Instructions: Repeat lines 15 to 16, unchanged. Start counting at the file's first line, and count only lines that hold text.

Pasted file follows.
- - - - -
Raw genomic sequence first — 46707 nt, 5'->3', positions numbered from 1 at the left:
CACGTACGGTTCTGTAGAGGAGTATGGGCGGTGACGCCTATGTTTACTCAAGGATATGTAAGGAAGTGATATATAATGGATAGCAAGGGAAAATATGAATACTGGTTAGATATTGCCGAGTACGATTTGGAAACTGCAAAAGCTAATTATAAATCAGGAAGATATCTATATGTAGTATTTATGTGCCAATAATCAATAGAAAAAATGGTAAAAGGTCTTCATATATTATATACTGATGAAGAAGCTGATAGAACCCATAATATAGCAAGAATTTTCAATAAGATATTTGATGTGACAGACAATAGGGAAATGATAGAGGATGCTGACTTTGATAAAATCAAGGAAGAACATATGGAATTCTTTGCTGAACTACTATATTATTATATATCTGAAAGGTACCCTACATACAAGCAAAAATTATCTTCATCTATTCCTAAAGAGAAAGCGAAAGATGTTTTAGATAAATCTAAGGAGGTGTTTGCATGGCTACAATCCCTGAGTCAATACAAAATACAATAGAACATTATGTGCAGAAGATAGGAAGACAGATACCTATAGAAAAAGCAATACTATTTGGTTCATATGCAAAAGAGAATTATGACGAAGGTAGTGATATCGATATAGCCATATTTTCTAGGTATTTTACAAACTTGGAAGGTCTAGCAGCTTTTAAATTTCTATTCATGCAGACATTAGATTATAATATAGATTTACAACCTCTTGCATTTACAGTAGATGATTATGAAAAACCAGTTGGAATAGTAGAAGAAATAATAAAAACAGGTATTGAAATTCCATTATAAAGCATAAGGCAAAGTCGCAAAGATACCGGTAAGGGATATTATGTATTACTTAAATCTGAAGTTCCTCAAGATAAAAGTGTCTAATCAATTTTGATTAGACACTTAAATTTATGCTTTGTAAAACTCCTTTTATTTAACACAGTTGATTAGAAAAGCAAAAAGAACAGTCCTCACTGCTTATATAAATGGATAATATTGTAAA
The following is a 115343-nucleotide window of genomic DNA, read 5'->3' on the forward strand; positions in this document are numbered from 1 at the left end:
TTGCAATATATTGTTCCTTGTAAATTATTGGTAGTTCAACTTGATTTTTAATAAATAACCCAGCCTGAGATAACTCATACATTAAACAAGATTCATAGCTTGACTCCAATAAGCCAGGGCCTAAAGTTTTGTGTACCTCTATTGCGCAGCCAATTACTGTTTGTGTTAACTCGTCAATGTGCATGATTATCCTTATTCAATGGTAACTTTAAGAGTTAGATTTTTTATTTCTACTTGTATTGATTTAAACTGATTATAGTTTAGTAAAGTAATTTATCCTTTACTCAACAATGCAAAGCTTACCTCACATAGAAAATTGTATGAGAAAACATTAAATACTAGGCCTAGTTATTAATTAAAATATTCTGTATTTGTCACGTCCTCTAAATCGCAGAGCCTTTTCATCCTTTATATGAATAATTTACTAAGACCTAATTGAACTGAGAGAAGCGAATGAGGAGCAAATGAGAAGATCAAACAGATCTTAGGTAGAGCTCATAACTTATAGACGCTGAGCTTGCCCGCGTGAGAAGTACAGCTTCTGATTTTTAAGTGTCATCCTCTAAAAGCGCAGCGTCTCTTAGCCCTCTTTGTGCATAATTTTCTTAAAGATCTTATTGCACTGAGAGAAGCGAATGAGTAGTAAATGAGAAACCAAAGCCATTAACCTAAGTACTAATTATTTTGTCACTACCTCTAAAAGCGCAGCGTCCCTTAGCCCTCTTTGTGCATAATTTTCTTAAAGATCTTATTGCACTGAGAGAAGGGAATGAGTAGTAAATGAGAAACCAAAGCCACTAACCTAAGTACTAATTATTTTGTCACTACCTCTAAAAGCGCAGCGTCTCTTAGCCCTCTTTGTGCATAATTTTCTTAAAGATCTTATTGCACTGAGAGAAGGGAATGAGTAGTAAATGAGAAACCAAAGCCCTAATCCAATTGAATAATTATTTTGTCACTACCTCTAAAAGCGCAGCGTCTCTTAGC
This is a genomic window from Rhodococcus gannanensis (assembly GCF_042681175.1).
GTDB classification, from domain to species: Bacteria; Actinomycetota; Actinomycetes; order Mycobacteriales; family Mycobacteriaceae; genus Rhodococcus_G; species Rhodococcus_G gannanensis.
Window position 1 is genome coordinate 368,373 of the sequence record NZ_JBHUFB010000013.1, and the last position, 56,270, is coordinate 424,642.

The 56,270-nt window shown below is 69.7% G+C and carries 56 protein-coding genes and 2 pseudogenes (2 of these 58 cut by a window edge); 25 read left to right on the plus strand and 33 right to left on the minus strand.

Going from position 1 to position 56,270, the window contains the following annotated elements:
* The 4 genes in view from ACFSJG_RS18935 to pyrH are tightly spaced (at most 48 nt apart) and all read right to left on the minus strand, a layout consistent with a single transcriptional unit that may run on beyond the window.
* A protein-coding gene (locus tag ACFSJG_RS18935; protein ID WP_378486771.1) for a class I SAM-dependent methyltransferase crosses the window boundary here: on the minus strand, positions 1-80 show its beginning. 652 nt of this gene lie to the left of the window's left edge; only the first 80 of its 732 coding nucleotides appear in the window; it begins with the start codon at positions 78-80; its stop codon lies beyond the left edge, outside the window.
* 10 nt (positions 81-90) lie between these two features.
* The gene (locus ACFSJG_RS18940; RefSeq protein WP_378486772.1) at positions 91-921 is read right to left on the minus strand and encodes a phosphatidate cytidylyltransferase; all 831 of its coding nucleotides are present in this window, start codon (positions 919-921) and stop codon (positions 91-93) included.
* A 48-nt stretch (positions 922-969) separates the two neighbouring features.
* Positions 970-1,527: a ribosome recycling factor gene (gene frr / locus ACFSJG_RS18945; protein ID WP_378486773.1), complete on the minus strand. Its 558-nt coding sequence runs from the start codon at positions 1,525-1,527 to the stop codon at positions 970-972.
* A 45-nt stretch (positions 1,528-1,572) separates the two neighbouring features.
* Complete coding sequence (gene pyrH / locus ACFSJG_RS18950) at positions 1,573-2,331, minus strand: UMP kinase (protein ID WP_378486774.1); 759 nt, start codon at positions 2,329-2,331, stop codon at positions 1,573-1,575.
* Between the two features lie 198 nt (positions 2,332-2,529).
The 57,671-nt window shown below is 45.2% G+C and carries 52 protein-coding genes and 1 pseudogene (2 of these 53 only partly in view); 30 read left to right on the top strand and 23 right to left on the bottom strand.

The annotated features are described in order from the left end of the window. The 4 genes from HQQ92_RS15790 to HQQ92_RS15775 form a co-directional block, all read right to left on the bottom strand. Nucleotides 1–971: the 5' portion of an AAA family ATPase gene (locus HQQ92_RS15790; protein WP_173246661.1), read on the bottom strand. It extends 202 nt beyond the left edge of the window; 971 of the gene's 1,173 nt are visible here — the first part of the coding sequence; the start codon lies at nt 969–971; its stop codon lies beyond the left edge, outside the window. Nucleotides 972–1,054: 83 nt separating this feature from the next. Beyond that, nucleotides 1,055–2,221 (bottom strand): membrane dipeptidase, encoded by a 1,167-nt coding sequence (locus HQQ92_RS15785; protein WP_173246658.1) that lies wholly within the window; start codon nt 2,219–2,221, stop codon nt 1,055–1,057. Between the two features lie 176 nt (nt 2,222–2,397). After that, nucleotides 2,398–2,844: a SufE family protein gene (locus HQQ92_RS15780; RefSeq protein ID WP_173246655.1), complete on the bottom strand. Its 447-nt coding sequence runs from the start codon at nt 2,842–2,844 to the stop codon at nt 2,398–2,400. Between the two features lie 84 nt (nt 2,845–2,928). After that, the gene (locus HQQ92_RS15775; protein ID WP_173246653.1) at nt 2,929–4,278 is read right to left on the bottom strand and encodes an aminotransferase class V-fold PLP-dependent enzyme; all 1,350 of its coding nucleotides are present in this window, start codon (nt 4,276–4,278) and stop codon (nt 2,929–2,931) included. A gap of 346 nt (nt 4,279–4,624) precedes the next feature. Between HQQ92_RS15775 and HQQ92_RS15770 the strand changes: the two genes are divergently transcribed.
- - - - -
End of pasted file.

* Positions 970-1,527: a ribosome recycling factor gene (gene frr / locus ACFSJG_RS18945; protein ID WP_378486773.1), complete on the minus strand. Its 558-nt coding sequence runs from the start codon at positions 1,525-1,527 to the stop codon at positions 970-972.
* A 45-nt stretch (positions 1,528-1,572) separates the two neighbouring features.